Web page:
CLICK HERE or on any of the image below to check them out.



CLICK HERE or on the image below to try out THREE FREE WEEKS. 


Collections is the curriculum my district purchased for all 6th graders. The rest of my school teaches Journey's because they are K-5. This is kind of a blessing and a curse at the same time.

I get to figure it out and do what works for me, but I don't really have anyone to collaborate with.

I found Collections to actually be a pretty good curriculum, once I started using it with fidelity. The stories are rigorous, everything is mapped out for me, there are TONS of online resources for me to teach with, and Collections Close Readers are amazing.

My favorite part of Collections is the actual "Collections." This means there are 5-6 stores, fiction and non-fiction, that are all about the same content. It's great for analysis, paired texts, writing, reading responses, presentations, class discussions, and cross-cirricular teaching.

On that same note, the stories are kind of long, and like I said, rigorous, so they take me awhile to get through, but here is how I tend to do it.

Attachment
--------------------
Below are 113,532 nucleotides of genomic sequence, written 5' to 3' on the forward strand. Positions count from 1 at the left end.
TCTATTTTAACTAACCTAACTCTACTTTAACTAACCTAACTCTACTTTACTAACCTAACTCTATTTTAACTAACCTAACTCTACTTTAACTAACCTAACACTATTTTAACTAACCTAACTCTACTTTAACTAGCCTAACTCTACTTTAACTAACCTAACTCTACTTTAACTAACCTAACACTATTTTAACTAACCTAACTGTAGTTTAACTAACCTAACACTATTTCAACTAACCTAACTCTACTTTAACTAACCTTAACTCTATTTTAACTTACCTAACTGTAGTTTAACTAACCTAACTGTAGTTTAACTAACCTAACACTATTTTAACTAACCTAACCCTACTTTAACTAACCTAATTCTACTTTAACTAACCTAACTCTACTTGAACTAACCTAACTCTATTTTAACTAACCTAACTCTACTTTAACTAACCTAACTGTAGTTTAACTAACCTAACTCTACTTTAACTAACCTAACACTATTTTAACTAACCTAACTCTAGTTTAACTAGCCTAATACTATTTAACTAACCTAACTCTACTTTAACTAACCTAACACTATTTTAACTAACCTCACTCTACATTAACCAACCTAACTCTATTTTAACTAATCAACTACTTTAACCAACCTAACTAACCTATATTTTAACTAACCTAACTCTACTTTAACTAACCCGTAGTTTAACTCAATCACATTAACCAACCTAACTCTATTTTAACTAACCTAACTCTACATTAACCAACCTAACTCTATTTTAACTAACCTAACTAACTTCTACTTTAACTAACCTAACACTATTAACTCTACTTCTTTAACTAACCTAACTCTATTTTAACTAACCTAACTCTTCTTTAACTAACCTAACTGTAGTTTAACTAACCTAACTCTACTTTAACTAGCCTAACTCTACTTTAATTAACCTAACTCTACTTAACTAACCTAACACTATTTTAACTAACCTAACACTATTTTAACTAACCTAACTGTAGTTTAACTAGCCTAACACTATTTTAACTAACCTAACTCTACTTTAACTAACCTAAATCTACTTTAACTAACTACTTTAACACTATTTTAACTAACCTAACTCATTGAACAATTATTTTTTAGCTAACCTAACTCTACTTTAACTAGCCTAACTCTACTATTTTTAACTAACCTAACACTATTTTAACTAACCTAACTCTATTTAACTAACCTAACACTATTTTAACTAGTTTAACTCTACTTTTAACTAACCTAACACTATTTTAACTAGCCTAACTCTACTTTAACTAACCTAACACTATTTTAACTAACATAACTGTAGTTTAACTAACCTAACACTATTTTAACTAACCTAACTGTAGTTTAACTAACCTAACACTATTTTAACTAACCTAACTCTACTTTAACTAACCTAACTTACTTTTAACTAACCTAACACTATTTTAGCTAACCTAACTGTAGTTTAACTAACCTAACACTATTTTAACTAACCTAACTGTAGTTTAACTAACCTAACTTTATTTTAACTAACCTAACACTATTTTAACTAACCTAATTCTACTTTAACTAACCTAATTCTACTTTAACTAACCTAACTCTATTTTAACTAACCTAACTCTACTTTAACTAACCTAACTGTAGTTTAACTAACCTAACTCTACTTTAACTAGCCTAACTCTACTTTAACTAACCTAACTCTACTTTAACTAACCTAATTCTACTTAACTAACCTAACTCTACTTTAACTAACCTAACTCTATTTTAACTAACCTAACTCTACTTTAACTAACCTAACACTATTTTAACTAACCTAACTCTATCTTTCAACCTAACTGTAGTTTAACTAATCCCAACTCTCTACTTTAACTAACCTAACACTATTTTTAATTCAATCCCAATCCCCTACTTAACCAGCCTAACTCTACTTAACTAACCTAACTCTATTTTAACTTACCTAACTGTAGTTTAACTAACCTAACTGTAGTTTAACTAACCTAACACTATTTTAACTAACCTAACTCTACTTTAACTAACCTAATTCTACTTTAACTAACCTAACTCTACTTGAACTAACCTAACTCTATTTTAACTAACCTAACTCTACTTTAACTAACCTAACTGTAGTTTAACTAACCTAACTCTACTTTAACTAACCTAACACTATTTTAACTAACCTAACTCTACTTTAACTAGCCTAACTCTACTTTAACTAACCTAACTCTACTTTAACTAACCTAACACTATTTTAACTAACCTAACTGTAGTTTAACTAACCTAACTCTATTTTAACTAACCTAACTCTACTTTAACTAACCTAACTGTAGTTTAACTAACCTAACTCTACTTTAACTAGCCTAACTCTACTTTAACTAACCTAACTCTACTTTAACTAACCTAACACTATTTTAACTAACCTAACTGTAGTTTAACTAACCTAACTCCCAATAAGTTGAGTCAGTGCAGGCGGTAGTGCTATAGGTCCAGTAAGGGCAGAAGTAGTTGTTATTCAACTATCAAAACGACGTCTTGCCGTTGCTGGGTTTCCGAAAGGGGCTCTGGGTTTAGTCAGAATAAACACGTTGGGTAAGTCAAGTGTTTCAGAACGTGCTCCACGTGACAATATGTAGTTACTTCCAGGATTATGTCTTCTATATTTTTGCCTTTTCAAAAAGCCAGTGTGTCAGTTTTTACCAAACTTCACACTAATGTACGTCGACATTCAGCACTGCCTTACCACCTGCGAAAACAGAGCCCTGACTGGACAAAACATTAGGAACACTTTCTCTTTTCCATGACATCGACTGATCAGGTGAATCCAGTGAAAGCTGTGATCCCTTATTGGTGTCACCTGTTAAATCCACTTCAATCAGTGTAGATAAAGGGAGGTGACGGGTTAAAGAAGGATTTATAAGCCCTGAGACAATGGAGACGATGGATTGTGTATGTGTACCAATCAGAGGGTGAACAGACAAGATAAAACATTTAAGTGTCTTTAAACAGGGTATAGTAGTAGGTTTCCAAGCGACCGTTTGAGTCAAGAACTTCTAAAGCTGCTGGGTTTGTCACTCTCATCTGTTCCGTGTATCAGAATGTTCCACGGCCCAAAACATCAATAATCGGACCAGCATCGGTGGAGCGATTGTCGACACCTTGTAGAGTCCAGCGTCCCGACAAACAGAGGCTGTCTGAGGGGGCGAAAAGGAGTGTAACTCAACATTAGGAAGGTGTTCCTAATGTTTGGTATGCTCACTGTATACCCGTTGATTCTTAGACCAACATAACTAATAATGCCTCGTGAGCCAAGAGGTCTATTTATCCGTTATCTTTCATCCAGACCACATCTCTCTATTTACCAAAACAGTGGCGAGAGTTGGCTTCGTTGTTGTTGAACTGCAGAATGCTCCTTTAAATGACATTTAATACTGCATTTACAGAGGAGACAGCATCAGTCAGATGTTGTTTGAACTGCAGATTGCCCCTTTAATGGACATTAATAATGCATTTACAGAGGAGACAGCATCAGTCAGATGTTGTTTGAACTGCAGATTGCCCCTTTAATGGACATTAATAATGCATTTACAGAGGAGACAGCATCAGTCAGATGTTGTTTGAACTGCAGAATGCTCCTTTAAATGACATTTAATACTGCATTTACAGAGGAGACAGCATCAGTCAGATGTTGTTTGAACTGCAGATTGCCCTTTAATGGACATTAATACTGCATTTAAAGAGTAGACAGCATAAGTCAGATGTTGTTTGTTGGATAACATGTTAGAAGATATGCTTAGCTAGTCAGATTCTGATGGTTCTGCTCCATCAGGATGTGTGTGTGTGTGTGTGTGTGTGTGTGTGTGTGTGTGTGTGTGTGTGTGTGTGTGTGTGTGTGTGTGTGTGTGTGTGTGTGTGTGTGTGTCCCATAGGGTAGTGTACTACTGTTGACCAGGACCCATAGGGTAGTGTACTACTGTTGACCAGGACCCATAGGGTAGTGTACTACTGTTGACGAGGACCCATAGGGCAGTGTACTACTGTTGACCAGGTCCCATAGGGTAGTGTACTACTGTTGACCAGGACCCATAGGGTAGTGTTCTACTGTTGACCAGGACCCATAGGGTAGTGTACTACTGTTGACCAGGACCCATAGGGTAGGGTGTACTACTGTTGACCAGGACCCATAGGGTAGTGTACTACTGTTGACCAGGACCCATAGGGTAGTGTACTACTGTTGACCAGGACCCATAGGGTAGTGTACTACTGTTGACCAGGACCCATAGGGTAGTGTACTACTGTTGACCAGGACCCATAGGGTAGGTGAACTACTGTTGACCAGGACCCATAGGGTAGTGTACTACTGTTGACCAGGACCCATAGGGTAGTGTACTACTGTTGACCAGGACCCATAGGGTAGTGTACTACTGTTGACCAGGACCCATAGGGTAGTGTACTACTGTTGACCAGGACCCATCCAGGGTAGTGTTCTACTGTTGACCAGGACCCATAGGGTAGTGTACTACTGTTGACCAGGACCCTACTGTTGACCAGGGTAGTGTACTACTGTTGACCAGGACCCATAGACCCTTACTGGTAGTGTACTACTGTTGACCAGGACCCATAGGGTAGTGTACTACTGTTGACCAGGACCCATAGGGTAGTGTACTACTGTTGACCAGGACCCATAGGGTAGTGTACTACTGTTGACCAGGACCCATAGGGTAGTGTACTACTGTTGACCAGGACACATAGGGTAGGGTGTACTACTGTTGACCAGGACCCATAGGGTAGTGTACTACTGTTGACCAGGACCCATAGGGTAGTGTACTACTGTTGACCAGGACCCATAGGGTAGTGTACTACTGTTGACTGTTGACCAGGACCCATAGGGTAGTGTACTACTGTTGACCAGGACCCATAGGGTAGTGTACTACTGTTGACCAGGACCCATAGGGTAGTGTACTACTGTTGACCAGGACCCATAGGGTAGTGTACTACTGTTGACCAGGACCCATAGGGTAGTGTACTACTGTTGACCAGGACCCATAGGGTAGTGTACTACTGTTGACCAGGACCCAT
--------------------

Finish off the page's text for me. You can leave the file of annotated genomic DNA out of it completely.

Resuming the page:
Day 1: (Each Collections lesson takes about 25-30 minutes each day)

This is the massive stack of books I have for my students. I have a white board that tells them what to get and they know to grab what we need for the day.

Now, it's a competition to see how high we they can get them :).

  • Review the performance task and the Collections vocabulary (see below). We talk about what they will be expected to do at the end (usually a writing analysis, media presentation, group presentation, or research/argumentative paper).